• Joshua Weinreb NIH NRSA F30 Fellowship for a project entitled "Uncovering the Role of the DEAD Box Helicase Ddx41 in Hematopoiesis" (Sponsor, Teresa Bowman, Developmental & Molecular Biology)
  • Rosiris Leon-Rivera NIH NRSA F31 Fellowship for a project entitled "Molecular Mechanisms of Increased Risk of Racial and Ethnic Minorities for HIV Associated Neurocognitive Disorders" (Sponsor, Joan Berman, Pathology)
  • Todd Rubin NIH NRSA F31 Fellowship for a project entitled "Examining sex as a predictor of outcomes across multiple levels of head trauma" (Sponsor, Michael Lipton, Neuroscience)
  • Niloy Iqbal NIH NRSA F30 Fellowship for a project entitled "Tumor Suppressor pRb is a Novel Target for Hypothalamic Inhibition of Diet Induced Obesity" (Sponsors, Liang Zhu and Streamson Chua, Jr., Developmental & Molecular Biology)
  • Kristin Palarz NIH NRSA F31 Fellowship for a project entitled "Serotoninergic modulation of cerebellar circuitry" (Sponsor, Kamran Khodakhah, Neuroscience)
  • Peter John NIH NRSA F30 Fellowship for a project entitled "B7x in Cancer: Mechanisms and Therapies" (Sponsor, XingXing Zang, Microbiology & Immunology)
  • Richard Piszczatowski NIH NRSA F30 Fellowship for a project entitled "Investigating the role of Nol3 in normal and malignant hematopoiesis" (Sponsor, Ulrich Steidl, Cell Biology)
  • Jeet Biswas NIH NRSA F30 Fellowship for a project entitled "The sequence recognition, structure and function of the IMP family of mRNA binding proteins" (Sponsor, Robert Singer, Anatomy & Structural Biology)
  • Sean Healton NIH NRSA F30 Fellowship for a project entitled "Epigenetic activity of normal and cancer-associated mutant H1 linker histones" (Sponsor, Arthur Skolutchi, Cell Biology)
  • Cary Weiss NIH NRSA F30 Individual for a project entitled "MicroRNA-22 and the microRNA-22/tet2 network as regulators of the cell fate decision in hematopoietic stem cells and in the development of myelodysplastic syndrome" (Sponsor, Keisuke Ito, Cell Biology)

 more awards 

Publications

  • publications Ramsey NLM, Visciano M, Hunte R, Loh LN, Aschner CB, Jacobs WR Jr, Herold BC. A single-cycle glycoprotein D deletion viral vaccine candidate, ΔgD-2, elicits polyfunctional antibodies that protect against ocular herpes simplex virus. J Virol. 2020 Apr 15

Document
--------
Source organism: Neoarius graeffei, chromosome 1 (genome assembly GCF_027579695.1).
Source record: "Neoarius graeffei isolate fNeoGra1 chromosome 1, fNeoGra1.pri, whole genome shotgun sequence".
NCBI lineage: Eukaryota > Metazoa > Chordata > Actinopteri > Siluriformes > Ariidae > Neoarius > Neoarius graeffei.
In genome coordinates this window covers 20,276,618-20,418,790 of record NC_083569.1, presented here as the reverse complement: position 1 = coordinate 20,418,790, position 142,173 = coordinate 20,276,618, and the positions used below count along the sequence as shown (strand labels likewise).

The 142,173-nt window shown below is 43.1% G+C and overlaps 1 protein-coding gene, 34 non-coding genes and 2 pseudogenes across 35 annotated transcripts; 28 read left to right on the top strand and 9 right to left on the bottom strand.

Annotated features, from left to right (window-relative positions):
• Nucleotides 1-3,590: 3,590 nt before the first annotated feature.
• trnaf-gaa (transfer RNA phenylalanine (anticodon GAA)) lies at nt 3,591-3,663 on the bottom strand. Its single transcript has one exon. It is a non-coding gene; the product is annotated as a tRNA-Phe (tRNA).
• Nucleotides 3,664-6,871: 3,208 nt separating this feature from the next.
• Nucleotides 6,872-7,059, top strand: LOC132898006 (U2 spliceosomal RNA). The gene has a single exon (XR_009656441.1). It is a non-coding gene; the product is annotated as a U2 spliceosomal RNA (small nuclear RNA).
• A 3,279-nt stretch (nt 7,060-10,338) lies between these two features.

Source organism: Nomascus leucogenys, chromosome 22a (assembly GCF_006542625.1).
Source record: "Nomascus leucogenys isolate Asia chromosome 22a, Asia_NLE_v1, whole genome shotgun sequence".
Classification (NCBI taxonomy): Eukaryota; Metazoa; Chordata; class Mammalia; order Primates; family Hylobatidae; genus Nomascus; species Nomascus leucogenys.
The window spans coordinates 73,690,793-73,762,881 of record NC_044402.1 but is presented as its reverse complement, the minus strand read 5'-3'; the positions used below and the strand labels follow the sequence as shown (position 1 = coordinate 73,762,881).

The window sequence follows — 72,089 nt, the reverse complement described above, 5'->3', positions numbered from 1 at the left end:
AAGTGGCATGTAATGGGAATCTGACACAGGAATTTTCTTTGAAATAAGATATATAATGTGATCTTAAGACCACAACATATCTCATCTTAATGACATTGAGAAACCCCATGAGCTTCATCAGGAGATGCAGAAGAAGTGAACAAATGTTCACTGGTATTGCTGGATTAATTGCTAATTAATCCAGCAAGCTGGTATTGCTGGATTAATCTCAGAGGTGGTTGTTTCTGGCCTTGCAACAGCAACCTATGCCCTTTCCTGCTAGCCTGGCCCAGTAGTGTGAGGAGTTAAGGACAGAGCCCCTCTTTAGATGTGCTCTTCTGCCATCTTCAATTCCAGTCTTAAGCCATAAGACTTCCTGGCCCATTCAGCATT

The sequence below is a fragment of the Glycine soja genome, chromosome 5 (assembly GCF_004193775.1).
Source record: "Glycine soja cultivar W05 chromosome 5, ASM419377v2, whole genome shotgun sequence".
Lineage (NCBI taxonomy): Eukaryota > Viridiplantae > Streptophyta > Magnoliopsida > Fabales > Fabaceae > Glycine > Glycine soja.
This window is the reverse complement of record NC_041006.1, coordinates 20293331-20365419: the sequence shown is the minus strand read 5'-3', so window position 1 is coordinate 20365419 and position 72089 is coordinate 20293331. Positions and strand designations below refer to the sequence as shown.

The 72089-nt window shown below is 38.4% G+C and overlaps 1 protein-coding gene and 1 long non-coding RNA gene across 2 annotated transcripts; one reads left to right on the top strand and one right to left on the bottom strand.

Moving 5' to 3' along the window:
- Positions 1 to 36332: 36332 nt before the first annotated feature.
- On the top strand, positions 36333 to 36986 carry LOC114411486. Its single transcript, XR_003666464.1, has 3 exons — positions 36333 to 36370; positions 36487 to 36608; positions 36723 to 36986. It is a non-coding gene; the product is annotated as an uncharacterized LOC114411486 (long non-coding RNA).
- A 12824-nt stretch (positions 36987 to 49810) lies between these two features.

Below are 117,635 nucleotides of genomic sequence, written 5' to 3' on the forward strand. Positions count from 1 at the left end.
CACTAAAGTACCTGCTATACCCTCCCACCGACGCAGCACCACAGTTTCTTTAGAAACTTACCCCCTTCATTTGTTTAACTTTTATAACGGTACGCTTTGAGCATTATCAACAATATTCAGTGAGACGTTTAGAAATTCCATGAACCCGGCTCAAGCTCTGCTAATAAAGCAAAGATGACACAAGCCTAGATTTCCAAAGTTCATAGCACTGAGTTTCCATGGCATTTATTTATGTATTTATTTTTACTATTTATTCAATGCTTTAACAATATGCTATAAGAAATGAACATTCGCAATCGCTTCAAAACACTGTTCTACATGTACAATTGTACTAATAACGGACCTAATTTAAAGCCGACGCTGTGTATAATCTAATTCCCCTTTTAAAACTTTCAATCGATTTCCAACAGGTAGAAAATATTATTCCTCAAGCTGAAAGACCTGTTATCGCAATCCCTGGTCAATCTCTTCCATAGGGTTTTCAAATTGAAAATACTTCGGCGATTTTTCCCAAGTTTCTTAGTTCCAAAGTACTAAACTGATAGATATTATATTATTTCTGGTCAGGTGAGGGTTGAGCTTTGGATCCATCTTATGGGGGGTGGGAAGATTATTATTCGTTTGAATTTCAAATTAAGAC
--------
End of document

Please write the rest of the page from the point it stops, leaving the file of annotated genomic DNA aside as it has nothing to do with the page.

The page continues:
• publications Zhao H, Iqbal NJ, Sukrithan V, Nicholas C, Xue Y, Yu C, Locker J, Zou J, Schwartz EL, Zhu L. Targeted inhibition of the E3 ligase SCF-Skp2/Cks1 has antitumor activity in RB1-deficient human and mouse small cell lung cancer (SCLC). Cancer Res. 2020 Apr 7
  • publications Rastogi D, Johnston AD, Nico J, Loh LN, Jorge Y, Suzuki M, Macian F, Greally JM. Functional Genomics of the Pediatric Obese Asthma Phenotype Reveal Enrichment of Rho-GTPase Pathways. Am J Respir Crit Care Med. 2020 Apr 7
  • publications Mayoral J, Shamamian P Jr, Weiss LM. In Vitro Characterization of Protein Effector Export in the Bradyzoite Stage of Toxoplasma gondii. mBio. 2020 Mar 10
  • publications Biswas J, Nunez L, Das S, Yoon YJ, Eliscovich C, Singer RH. Zipcode Binding Protein 1 (ZBP1; IGF2BP1): A Model for Sequence-Specific RNA Regulation. Cold Spring Harb Symp Quant Biol. 2020 Feb 21
  • publications Tu V, Mayoral J, Yakubu RR, Tomita T, Sugi T, Han B, Williams T, Ma Y, Weiss LM. MAG2, a Toxoplasma gondii Bradyzoite Stage-Specific Cyst Matrix Protein. mSphere. 2020 Feb 19
  • publications Hunter LE, Freudenberg-Hua Y, Davies P, Kim M, Lipton RB, Stewart WF, Srinivasan P, Hu S, Lipton ML. Associations of Apolipoprotein E ε4 Genotype and Ball Heading With Verbal Memory in Amateur Soccer Players. JAMA Neurol. 2020 Jan 27
  • publications Zahalka AH, Frenette PS. Nerves in cancer. Nat Rev Cancer. 2020 Jan 23
  • publications Hunter LE, Freudenberg-Hua Y, Davies P, Kim M, Fleysher R, Stewart WF, Lipton RB, Lipton ML. BDNF Val(66)Met Positive Players Demonstrate Diffusion Tensor Imaging Consistent With Impaired Myelination Associated With High Levels of Soccer Heading: Indication of a Potential Gene-Environment Interaction Mechanism. Front Neurol. 2019 Dec 11

more publications 

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Medical Scientist Training Program (MSTP)